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Cambridge University's Edsac, or Electronic Delay Storage Automatic Calculator, pictured above, is considered the first practical example of a machine holding program instructions in memory.
However, the significance of Edsac and the Manchester Mark 1 does not stop there. Both machines went on to form the basis of two milestone commercial systems: Edsac spawned Leo 1, while the Manchester computer was the immediate forerunner of the Ferranti Mark 1.
Leo 1 was the world's first business computer. From September 1951, it ran an application called Bakeries Valuations, organising logistics for catering company Lyons's famous tea shops and London Corner Houses.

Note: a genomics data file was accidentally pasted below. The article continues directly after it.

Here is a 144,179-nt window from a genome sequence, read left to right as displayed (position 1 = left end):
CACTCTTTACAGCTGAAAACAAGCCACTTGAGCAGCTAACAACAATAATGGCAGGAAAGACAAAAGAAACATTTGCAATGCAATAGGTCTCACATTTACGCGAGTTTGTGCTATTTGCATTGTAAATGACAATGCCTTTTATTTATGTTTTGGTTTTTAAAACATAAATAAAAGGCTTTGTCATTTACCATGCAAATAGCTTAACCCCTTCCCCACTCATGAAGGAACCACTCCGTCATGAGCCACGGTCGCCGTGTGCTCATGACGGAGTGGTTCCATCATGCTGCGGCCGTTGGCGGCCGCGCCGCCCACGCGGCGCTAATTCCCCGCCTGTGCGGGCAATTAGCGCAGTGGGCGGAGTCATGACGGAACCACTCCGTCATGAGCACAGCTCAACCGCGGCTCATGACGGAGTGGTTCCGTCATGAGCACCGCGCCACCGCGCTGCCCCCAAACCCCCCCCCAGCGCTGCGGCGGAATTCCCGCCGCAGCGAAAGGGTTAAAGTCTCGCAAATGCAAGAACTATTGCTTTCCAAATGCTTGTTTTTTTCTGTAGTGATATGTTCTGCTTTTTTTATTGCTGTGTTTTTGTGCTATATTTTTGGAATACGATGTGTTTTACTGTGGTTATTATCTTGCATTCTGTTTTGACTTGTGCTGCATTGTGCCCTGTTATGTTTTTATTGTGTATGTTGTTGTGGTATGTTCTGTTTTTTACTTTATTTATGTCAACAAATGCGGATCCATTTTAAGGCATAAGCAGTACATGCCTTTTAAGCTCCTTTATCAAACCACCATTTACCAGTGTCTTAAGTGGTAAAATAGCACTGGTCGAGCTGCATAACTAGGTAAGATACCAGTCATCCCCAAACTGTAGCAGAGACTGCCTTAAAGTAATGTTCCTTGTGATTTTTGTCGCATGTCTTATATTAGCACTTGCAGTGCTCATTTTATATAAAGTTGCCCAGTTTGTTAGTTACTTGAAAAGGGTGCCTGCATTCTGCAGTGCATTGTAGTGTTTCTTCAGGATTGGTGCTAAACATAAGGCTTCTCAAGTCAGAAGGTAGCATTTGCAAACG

The Ferranti Mark 1 became the world's first commercially available computer in February 1951, beating America's Univac 1 to market by as little as one month, according to some estimates.
Photograph © 2008 University of Cambridge Computer Laboratory. Reproduced by permission